Conduction Block may therefore be missed when the investigated limb is too cold.

Based on our study, we also propose a criterion for Conduction Block that is based on the influence of temperature.



#2

Paradoxical Heat Sensation In MS: Evidence For A SupraSpinal Integration Of Temperature Sensation

Hansen C, Hopf HC, Treede RD
Brain 1996 Oct;119 ( Pt 5):1729-36
Johannes Gutenberg University, Institute of Physiology and PathoPhysiology, Mainz, Germany
PMID# 8931593; UI# 97085453
Abstract

Temperature thresholds were determined in 16 patients with Probable or Definite Multiple Sclerosis, in six patients with Possible but unconfirmed Multiple Sclerosis and in 34 healthy subjects, using the method of limits and the Thermal Sensory Limen (TSL) of the MarStock technique.

A significant proportion of the patients had Thresholds outside the 2.5 SD range for normal subjects, both for warmth detection Threshold and TSL.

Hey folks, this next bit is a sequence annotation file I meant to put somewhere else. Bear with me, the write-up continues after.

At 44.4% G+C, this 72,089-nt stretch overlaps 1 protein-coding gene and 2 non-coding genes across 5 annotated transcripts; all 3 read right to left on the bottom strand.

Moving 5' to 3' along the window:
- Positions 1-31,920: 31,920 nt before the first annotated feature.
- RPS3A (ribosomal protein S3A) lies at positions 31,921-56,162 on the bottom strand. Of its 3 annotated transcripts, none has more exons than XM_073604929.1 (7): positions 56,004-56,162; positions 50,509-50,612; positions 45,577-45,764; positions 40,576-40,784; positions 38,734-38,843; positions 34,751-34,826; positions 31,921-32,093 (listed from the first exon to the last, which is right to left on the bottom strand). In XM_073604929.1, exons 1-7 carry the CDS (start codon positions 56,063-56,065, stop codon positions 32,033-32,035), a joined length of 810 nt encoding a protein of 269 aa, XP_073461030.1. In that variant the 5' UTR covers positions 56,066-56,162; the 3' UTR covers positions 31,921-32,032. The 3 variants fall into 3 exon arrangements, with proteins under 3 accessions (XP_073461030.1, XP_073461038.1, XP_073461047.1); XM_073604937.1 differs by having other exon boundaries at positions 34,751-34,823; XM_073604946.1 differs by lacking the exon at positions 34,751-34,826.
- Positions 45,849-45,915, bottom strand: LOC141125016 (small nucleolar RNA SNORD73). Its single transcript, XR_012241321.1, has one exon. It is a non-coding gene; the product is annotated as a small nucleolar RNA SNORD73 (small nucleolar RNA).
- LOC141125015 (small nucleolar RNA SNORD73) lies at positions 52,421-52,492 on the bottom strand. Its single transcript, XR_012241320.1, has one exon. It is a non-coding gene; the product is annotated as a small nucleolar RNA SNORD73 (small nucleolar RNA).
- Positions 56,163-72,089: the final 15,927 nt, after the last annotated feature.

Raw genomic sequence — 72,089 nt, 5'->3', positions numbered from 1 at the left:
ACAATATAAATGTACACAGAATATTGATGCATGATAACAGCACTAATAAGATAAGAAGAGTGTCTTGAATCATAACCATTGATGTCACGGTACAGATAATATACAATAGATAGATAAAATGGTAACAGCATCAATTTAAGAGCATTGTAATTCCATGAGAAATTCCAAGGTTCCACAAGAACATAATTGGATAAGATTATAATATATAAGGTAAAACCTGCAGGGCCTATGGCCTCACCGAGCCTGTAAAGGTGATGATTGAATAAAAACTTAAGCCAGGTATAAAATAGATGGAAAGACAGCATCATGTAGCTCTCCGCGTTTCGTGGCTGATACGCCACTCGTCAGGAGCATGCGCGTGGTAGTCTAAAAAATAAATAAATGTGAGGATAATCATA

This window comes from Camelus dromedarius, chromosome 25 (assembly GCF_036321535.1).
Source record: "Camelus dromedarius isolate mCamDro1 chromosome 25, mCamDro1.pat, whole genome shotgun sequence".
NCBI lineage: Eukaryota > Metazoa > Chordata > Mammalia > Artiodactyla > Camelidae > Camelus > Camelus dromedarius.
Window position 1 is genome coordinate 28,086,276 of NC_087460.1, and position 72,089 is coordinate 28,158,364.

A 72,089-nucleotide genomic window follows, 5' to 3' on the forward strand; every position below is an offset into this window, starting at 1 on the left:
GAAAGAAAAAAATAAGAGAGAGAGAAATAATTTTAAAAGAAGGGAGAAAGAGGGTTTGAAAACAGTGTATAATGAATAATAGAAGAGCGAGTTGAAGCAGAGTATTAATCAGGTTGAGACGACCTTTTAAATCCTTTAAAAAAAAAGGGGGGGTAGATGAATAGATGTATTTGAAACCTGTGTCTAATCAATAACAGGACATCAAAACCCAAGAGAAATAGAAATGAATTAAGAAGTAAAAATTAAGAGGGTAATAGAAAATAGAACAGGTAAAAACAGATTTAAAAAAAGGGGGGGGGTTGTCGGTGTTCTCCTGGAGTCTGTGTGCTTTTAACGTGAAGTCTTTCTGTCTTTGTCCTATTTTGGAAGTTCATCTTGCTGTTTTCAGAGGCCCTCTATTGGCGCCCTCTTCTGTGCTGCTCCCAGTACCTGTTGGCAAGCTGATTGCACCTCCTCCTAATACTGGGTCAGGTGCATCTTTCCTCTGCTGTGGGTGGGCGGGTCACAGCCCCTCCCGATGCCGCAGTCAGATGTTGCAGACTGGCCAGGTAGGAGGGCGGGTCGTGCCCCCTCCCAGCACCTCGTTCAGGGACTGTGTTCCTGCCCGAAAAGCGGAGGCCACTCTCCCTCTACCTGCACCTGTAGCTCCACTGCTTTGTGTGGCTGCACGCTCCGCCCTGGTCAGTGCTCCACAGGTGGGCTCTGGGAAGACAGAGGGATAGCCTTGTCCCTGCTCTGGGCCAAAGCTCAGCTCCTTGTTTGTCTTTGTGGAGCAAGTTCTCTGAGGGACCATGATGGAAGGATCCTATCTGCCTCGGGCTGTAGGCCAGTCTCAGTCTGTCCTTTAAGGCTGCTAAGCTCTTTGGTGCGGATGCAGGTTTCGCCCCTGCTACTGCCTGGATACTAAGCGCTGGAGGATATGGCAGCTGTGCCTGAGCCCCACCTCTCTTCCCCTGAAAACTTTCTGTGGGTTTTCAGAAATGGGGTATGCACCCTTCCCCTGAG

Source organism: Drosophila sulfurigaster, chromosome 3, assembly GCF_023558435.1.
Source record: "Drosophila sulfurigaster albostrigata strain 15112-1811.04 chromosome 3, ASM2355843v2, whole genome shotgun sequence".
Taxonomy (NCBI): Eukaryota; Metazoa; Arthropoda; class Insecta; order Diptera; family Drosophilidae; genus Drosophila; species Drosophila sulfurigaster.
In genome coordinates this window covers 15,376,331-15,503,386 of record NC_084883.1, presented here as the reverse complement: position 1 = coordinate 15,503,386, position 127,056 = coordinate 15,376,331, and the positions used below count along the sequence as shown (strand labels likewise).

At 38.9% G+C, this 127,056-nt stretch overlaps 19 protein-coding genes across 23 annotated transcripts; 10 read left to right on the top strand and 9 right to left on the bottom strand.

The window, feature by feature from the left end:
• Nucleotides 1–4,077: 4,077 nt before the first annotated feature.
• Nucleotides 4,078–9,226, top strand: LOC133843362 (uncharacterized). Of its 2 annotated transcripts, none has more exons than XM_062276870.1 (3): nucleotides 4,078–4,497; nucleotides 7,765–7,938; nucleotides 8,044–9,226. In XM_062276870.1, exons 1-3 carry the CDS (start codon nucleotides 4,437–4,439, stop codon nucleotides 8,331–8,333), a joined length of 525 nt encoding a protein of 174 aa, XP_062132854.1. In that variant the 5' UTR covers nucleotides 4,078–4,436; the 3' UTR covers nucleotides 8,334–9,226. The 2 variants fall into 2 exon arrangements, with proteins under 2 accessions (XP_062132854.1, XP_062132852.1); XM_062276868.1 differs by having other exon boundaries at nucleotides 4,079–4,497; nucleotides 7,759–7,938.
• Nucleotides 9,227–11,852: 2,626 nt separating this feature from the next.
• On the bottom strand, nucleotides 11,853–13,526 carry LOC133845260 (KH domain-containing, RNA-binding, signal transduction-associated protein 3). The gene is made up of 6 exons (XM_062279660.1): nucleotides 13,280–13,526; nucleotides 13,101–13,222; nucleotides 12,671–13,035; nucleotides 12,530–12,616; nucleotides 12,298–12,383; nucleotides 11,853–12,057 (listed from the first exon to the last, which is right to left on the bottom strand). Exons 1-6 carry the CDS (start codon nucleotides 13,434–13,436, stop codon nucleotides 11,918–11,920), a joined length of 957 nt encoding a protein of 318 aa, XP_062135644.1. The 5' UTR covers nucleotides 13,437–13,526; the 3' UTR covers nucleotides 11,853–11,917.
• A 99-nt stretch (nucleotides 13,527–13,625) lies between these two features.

In addition, 10 patients with Probable or Definite Multiple Sclerosis and one patient with Possible Multiple Sclerosis reported a paradoxical heat sensation, i.e. a sensation of warmth elicited by a cold stimulus.

This illusion was almost exclusively observed with the alternating warm and cold stimuli of the TSL procedure. In contrast to experimental Nerve Block or Peripheral DeMyelinating Neuropathy.

Where paradoxical heat sensation has been described by various authors, in the patients with Multiple Sclerosis the DeMyelination sites were located in the Central Nervous System.

The observation that Multiple Sclerosis patients had paradoxical heat sensation in addition to Threshold abnormalities supports the view that SupraSpinal sites are important for the integration of temperature sensation.



#3

Influence Of Temperature Changes On Multiple Sclerosis: Critical Review Of Mechanisms And Research Potential

Guthrie TC, Nelson DA
J Neurol Sci 1995 Mar;129(1):1-8
PMID# 7751837; UI# 95271212
Abstract

In 1890, Uhthoff studied Multiple Sclerosis (MS) patients who developed Amblyopia following exercise (Uhthoff's Syndrome), a phenomenon later discovered to be secondary to elevated body temperature from muscular activity.